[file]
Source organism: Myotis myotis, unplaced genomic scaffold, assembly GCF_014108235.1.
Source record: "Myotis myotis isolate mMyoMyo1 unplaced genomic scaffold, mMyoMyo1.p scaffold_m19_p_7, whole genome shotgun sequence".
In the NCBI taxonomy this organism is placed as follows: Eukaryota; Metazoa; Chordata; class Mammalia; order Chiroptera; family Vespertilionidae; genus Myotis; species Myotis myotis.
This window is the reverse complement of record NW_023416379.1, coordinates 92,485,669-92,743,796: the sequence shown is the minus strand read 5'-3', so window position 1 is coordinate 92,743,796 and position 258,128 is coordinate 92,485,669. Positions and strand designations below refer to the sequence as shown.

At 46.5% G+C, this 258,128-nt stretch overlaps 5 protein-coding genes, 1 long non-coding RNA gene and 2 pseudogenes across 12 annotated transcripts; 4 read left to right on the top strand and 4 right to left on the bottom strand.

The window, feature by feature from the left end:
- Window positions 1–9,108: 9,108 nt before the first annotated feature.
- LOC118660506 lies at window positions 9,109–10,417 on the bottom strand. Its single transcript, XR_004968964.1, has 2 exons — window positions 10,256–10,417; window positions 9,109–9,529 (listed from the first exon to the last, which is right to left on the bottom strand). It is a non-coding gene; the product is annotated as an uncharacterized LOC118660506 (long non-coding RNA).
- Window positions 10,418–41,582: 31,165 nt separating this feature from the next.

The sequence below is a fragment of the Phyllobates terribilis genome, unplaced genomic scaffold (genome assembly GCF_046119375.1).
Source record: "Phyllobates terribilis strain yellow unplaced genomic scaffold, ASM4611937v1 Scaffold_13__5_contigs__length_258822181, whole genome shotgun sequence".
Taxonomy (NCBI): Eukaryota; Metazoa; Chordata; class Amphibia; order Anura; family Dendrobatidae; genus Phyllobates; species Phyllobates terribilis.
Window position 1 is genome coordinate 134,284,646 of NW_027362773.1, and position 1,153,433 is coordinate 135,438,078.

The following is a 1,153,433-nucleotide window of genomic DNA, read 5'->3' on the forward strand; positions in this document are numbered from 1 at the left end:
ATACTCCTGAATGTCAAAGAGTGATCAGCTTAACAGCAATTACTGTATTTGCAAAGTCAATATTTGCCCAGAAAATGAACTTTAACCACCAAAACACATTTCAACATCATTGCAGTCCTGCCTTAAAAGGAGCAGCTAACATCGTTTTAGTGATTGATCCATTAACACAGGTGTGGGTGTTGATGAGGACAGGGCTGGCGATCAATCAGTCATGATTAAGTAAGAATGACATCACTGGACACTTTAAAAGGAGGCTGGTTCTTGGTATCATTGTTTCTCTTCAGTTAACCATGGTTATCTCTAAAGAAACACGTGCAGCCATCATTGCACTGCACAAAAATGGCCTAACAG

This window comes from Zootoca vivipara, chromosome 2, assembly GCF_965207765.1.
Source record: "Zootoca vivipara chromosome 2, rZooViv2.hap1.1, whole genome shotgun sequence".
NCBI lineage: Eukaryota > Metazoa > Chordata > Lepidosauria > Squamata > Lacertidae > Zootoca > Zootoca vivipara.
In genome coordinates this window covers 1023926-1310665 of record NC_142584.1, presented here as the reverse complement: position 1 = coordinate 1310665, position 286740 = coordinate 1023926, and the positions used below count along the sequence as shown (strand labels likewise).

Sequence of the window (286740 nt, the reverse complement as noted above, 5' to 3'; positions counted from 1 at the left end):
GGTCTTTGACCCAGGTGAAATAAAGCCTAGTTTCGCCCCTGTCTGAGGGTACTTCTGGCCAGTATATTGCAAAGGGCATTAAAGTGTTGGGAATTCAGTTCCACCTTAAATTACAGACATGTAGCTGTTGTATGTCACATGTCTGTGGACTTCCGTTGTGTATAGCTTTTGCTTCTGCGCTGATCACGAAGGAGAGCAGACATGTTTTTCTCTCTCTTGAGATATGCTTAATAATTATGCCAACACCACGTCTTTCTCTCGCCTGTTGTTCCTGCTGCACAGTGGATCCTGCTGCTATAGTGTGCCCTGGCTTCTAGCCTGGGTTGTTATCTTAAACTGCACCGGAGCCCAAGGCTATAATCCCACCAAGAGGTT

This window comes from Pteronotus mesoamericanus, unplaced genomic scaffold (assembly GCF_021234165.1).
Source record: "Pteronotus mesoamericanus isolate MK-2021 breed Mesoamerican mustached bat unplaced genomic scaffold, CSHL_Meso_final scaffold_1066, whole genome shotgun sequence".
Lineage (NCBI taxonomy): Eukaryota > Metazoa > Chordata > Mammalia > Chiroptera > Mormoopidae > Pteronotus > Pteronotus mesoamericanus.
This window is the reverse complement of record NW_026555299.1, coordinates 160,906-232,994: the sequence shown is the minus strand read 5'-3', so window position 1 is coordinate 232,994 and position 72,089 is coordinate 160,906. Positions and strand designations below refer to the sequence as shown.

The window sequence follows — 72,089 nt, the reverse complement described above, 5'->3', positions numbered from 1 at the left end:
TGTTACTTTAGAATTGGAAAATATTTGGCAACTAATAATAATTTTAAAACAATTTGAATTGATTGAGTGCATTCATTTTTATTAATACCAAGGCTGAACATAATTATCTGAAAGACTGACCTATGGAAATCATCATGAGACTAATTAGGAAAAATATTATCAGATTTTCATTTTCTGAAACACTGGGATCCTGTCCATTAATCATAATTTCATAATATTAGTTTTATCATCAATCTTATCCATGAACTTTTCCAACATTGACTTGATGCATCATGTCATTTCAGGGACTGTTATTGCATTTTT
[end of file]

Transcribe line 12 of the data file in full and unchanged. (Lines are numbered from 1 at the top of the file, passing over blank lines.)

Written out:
Taxonomy (NCBI): Eukaryota; Metazoa; Chordata; class Amphibia; order Anura; family Dendrobatidae; genus Phyllobates; species Phyllobates terribilis.